smallthoughts; new single wellington boots

I’m seven, I’m in thrall to musicians and it’s my first trip to London. I’m expecting to see pop stars EVERYWHERE. The opening strains of smallthoughts latest track wellington boots takes me right back to the first time I heard live music. I’m leaving the tube hand in hand with my dad so he can keep me safe and so I can’t race off chasing the millions of shiny things in the world like I always do. Fking nightmare child me. There’s a young busker lad playing his guitar and singing a folk song, echoing and distorting down the long tube station corridor. I always like to think that guy made it huge, but even if he didn’t, in that moment for a seven-year-old, he was the biggest star on this planet.

Of course, wellington boots has absolutely nothing to do with my memory (now imagine: that would be Dr Who batsh1t scary), but everything to do with memories. For me, the sound of Wellington Boots has a quality which feels safe and familiar, and hahaha, the delicious fuzz and distortion in the song sounds like an echoing tube tunnel. While Wellington Boots is distinctly shoegaze, with those note changes, easy summer sound and song structure, I also get a bright wide landscape and heat of someone like the Kinks and a classic sound. Wellington Boots has a reflective and nostalgic tune.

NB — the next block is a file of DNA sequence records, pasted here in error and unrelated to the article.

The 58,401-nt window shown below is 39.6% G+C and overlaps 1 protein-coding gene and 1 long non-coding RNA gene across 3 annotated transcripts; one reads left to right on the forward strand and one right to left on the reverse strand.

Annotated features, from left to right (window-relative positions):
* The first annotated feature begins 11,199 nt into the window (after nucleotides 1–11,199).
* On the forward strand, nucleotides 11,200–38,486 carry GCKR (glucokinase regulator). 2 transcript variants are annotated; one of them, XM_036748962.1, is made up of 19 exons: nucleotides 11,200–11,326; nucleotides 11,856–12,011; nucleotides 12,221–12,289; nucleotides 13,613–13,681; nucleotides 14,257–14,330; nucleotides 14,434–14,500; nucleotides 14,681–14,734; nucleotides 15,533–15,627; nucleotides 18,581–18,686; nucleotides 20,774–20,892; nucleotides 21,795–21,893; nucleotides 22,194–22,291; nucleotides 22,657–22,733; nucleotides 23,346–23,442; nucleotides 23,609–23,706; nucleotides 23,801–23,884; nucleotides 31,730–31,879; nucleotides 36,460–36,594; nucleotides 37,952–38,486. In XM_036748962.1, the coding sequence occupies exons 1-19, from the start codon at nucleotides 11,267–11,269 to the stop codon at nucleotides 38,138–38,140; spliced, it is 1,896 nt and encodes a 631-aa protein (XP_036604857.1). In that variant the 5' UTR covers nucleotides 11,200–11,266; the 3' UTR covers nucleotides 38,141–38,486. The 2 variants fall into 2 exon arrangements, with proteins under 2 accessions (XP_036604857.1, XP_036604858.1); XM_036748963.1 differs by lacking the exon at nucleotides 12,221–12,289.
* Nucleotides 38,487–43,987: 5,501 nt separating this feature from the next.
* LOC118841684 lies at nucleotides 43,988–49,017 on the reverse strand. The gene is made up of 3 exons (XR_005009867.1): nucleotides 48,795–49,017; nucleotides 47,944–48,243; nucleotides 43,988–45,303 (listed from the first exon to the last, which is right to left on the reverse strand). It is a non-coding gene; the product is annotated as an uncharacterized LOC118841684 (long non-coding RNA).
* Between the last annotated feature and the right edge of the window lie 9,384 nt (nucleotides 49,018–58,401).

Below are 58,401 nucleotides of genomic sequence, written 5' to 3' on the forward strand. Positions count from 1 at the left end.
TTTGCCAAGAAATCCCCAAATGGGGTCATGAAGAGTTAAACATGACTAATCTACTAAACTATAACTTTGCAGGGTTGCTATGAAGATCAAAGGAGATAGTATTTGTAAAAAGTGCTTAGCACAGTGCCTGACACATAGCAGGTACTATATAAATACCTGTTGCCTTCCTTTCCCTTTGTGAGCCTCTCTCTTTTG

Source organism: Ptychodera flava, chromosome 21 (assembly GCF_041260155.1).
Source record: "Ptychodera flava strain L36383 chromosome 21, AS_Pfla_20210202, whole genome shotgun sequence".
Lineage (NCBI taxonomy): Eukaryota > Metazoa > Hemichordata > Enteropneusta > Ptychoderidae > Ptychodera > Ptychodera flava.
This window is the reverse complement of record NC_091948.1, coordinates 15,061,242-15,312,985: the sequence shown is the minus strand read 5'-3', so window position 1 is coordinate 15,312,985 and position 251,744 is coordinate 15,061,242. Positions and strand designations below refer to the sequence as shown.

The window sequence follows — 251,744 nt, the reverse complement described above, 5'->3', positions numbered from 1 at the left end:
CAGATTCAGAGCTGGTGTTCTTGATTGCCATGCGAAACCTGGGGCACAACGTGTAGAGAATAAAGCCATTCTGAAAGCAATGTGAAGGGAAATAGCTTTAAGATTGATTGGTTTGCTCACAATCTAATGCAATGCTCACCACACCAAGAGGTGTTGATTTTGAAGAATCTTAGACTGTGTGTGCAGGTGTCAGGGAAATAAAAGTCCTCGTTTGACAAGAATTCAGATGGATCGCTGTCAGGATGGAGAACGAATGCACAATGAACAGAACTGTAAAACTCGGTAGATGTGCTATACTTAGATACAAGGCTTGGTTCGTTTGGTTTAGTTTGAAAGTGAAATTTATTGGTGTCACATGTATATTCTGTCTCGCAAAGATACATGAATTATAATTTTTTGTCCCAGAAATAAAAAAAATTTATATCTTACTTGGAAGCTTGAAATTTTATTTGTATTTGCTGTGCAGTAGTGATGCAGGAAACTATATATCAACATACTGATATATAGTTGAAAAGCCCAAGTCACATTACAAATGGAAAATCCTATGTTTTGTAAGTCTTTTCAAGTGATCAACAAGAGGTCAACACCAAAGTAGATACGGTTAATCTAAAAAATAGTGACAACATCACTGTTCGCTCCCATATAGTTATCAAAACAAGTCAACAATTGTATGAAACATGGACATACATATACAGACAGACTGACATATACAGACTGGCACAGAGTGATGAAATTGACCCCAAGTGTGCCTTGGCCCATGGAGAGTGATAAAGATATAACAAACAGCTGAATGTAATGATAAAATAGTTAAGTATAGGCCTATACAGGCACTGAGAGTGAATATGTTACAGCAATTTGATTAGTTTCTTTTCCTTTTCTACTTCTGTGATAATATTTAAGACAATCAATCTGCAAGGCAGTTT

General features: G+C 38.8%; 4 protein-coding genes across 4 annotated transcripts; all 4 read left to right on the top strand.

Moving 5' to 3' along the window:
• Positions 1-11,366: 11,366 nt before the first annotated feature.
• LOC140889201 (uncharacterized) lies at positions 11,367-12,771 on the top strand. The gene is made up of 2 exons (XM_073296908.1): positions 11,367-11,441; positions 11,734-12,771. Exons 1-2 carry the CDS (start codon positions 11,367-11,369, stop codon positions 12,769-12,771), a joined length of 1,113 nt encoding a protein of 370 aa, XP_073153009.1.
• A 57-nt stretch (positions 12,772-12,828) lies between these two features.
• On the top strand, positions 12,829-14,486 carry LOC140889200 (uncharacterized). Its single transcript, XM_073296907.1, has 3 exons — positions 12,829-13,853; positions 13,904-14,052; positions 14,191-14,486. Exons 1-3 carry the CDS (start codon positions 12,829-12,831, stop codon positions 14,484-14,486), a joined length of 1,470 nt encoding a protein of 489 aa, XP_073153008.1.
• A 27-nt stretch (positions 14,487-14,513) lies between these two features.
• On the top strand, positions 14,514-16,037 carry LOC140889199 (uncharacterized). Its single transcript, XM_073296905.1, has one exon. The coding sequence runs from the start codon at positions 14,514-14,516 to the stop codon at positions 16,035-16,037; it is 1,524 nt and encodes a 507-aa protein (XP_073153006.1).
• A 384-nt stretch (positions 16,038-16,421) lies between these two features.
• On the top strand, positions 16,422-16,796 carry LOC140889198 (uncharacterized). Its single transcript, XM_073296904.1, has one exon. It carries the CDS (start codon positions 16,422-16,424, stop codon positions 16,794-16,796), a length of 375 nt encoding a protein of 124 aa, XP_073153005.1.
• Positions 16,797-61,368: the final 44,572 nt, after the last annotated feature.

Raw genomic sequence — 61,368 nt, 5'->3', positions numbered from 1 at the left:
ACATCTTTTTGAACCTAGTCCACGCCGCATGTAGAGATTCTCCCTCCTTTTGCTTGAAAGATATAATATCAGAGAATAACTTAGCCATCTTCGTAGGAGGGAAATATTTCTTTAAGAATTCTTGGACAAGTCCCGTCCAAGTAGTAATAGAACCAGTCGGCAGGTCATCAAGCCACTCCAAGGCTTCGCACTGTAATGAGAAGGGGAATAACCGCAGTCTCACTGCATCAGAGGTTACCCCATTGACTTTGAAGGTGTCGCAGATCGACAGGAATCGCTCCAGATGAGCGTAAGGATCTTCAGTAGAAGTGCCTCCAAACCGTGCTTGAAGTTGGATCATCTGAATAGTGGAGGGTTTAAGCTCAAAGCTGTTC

Joe Mitchell (aka smallthoughts, and also 50% of Jellyfish in Space) has explained that Wellington Boots is indeed about childhood memories but for him it’s about being on the swings, walking and the beaches of the North Tyneside coast with his grandparents. If anyone could capture a musical representation of a printed yellowed photograph with folds creasing the corners, and a drawing pin hole in the top, then it’s smallthoughts.

With Wellington Boots smallthoughts has come up with a beautifully evocative tune about the safety and simple pleasures of childhood, and then the adult struggles of trying to translate that feeling of belonging into an adult setting. It’s a rare soul that doesn’t feel lost sometimes and the lyrics of Wellington Boots picks that up perfectly. Of course, you can never really get back to childhood, holding onto your dad’s hand and all.      

Chris R

* images have been taken from the artist’s social media.

        

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